You've probably noticed some hay formations on the side of the freeway while driving through the countryside. Some are square, some are round. Some people seem to think the hay bale's shape makes a significant difference. Others would claim there is absolutely no use-case distinction between a round hay bale and a square hay bale.
In truth, there is a difference between, but mostly in terms of their functionality and the machinery used to create them, not so in the nutrients present in the hay. Hay is still the same dried grass that is cut and stored for fodder, and the form of the bale doesn't alter the nutritional value of the hay.
They both have their pros and cons, which will be showcased shortly.
Square and Round Hay bales - An Overview
Hay bales were produced to simplify the animal feeding process. Back in the day, hay would be cut and stacked manually using rakes or forks, and the loose hay would be collected and stored in barns. In some U.S. regions, like the Iowa prairie, the stacks would be used additionally as animal housing. During the 18th century, several pieces of machinery were devised to cut grass, as well as for bundling, binding, and pressing hay. These machines naturally produced square bales, as they were designed to compress the hay into blocks, but the hay still had to be fed into the machines manually.
The first full-fledged hay-baling machine would not come around until the middle of the 20th century. Round baler, originally designed by Ummo Luebben around 1910, would not be commercialized until the 1970s. The first modern-day round baler was manufactured by the Vermeer Company in 1971 (the 706 model). However, the 605A model launched a year later turned out to be more popular.
Some modern examples of round balers include John Deere's Zero and New Holland's RF series. Following the same concept as the round baler, by 1978, the first large square balers were beginning to see the light of day, starting with the Hesston 4800 model. To this day, both round and square balers are used, although round balers are more widespread. Examples of square balers available in the market include Case's LB 4 and Bamford's BL series.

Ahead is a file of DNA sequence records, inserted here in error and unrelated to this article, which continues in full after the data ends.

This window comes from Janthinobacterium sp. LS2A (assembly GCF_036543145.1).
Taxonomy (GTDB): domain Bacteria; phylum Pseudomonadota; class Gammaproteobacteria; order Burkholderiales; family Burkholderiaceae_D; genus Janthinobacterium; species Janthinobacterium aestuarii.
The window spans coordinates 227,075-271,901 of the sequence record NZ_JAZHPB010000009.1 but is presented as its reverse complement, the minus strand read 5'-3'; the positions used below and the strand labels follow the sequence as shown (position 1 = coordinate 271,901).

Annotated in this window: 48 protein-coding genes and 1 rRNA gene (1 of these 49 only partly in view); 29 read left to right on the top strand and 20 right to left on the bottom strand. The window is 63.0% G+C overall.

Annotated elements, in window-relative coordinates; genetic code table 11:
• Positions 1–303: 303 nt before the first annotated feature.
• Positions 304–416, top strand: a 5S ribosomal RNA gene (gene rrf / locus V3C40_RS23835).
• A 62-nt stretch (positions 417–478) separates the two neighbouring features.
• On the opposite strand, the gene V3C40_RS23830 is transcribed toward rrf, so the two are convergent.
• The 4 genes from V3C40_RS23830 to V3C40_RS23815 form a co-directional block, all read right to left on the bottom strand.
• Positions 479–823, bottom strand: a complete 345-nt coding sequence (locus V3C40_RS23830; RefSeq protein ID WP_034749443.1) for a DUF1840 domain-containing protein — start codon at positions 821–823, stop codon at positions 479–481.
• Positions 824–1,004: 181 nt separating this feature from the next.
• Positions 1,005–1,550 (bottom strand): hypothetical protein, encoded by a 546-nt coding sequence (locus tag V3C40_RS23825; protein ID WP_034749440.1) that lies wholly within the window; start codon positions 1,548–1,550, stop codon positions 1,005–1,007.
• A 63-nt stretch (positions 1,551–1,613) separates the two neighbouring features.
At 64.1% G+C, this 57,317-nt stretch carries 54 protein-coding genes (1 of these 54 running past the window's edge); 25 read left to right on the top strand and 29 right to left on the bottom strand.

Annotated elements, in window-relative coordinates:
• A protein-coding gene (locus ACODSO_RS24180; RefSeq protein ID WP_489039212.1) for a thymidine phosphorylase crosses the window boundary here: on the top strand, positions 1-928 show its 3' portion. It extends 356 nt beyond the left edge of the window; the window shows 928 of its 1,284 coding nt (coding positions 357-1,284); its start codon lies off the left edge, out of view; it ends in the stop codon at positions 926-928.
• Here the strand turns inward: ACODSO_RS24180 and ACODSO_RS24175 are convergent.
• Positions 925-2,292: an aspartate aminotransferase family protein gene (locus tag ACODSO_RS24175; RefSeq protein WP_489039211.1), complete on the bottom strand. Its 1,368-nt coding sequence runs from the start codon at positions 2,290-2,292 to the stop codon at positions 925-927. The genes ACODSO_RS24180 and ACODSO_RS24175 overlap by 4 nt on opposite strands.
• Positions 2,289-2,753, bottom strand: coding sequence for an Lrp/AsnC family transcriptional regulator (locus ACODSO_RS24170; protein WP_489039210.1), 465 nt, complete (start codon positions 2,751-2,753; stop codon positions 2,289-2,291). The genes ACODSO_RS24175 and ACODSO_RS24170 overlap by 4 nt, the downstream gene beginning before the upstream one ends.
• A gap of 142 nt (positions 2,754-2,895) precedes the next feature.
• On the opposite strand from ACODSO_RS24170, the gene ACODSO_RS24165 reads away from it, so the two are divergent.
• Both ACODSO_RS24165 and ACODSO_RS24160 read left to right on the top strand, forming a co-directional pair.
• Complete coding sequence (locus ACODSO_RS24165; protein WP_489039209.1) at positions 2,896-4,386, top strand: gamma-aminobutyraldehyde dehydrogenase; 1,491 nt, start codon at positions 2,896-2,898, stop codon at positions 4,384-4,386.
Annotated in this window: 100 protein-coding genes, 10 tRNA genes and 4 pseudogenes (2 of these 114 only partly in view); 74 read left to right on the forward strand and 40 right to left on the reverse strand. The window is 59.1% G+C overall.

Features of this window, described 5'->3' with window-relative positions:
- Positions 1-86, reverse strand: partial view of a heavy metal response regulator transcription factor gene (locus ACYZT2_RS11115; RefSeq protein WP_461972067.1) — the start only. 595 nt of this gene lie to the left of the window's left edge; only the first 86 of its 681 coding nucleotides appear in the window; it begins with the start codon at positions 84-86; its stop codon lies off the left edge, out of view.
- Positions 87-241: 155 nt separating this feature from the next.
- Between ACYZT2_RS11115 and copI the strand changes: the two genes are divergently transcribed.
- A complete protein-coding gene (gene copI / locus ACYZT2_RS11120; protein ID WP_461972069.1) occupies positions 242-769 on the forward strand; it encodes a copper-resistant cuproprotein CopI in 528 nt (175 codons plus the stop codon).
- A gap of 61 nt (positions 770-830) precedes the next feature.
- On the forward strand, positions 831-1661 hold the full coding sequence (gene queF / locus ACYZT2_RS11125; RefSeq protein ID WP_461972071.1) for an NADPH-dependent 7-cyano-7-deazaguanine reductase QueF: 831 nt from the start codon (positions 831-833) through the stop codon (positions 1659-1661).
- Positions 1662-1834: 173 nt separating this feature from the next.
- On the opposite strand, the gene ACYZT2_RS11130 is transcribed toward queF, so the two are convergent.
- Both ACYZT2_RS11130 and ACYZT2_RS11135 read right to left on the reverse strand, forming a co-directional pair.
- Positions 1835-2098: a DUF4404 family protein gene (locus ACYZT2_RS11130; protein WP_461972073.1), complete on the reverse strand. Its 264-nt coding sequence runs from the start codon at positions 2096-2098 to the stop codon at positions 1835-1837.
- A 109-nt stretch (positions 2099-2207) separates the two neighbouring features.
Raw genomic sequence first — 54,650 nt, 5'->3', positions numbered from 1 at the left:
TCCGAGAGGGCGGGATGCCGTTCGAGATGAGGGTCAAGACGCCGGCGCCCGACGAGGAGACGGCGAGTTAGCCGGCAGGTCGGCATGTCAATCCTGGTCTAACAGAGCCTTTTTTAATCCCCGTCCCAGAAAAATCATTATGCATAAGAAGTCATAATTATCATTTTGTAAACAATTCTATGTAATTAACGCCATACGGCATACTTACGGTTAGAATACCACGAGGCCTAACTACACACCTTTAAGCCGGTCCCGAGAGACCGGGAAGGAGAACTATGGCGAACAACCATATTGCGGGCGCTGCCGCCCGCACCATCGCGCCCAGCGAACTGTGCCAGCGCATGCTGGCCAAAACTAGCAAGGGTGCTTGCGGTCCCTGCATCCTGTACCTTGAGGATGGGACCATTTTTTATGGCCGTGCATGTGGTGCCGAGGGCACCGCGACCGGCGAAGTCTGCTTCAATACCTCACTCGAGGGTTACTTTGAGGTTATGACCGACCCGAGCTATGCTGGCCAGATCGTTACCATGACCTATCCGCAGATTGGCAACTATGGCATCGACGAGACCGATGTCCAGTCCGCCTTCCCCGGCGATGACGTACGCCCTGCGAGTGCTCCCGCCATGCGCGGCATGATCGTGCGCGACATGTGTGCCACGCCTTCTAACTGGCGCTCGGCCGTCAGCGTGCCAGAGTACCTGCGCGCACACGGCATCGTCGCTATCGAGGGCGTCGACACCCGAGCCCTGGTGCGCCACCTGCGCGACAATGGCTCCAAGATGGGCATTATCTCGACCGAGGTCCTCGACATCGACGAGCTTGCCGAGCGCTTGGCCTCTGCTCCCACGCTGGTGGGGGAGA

Difference Between Round and Square Hay Bales
Apart from the obvious shape distinctions, there are several pros and cons to both bale shapes. We'll be summarizing the common traits of each one, as well as their advantages and disadvantages.
Round Hay Bales
Round hay bales are commonly larger than square bales and regularly used for industrial purposes, so they would provide mass-produced fodder to bigger herds.
Weight: They're very heavy, usually reaching a weight of 1,700 lb. in a dimension of 5 ft x 6 ft.
Square Hay Bales
Square hay bales are the oldest bale form. They were initially knotted and bound manually using strings or twines.
Weight: They're regularly produced and sold in small sizes. Weighing around 50 lb. However, larger square bales can reach up to 1,580 lb.
Watch this small Massey Ferguson 4'X4' Round Baler in action
Best Baling Method for Dairy Farming
There is no cookie-cutter baling method that can apply to all cases and all circumstances. However, round bales present a more convenient alternative for dairy cattle feeding due to low production costs and the immediacy needed to feed big livestock, combined with the feeding capacity that these bales possess.
On the contrary, considering the average size and cost of square bales, you'll end up spending far more resources, adding into the equation all the disadvantages associated with hay preservation.
- Comparison between round bales and square baleshttps://www.hustlerequipment.com/2021/01/20/round-bales-vs-large-square-bales-what-shape-is-the-best-for-your-operation/?loc=es
- "How Much Hay Does a Cow Eat?"